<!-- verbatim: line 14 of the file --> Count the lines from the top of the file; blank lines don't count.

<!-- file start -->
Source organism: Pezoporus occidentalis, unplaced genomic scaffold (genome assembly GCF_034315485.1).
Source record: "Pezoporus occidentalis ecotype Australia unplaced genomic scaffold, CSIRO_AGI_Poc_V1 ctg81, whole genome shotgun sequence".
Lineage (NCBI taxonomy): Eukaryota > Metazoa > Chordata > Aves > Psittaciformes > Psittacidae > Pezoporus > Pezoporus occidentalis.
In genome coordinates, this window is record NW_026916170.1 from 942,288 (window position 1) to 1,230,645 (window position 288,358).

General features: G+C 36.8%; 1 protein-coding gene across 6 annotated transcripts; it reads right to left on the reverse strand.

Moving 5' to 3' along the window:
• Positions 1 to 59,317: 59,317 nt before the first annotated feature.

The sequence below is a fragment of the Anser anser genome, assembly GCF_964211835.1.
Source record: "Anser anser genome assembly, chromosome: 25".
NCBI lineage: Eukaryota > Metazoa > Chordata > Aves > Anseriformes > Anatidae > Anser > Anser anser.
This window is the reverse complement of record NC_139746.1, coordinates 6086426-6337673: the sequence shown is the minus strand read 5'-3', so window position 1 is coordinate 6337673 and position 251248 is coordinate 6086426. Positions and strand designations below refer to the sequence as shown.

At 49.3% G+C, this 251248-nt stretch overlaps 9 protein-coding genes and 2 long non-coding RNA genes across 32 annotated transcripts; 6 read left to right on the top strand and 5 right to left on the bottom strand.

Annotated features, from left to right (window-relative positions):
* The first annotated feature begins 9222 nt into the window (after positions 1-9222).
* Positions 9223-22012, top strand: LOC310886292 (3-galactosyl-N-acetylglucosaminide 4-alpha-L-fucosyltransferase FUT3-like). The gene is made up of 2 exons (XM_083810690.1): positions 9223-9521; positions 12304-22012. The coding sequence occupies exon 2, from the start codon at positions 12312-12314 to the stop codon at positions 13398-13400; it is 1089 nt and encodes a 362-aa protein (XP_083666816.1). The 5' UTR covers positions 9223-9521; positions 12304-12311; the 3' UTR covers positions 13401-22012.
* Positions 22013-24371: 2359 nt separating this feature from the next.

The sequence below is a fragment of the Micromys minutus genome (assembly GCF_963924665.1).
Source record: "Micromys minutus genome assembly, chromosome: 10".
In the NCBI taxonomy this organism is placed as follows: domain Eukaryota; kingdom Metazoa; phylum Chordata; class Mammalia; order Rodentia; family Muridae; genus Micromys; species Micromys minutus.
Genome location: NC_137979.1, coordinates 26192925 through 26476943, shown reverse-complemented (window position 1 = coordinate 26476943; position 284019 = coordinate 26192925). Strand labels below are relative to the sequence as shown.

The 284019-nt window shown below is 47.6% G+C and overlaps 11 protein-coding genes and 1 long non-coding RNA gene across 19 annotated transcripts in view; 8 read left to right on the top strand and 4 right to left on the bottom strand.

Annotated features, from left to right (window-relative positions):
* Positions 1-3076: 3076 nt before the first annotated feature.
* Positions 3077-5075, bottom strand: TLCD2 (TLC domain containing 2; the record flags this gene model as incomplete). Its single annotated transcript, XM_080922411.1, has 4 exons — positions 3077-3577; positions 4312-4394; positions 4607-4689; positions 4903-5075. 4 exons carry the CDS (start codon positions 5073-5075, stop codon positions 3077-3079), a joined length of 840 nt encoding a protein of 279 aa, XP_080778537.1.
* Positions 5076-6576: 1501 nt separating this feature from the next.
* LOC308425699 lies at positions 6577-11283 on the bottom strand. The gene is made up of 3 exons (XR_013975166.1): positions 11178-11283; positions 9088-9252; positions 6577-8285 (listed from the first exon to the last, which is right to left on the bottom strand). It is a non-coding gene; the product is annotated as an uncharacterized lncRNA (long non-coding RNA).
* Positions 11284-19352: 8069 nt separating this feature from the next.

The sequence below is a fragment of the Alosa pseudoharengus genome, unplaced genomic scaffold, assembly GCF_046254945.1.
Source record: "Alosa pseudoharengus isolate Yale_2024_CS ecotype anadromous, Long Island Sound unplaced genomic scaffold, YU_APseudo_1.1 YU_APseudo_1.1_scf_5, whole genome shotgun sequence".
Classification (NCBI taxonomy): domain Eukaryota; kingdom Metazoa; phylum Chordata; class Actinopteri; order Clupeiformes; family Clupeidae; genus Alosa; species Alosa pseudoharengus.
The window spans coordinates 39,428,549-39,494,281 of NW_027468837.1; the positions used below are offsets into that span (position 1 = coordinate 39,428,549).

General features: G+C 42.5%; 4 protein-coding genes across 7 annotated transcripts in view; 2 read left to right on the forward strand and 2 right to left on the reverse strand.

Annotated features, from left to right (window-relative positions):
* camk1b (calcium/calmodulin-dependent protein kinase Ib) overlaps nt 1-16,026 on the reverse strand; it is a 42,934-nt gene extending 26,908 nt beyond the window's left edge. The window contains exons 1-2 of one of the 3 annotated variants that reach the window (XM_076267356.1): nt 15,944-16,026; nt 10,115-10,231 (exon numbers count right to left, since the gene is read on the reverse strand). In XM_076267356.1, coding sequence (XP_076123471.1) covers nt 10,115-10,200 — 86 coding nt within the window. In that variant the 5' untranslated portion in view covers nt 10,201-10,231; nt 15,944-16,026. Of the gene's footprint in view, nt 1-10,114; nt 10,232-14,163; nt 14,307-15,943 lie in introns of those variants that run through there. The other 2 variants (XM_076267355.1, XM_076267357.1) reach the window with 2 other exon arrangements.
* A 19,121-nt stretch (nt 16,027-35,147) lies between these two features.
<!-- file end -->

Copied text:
* The first annotated feature begins 9222 nt into the window (after positions 1-9222).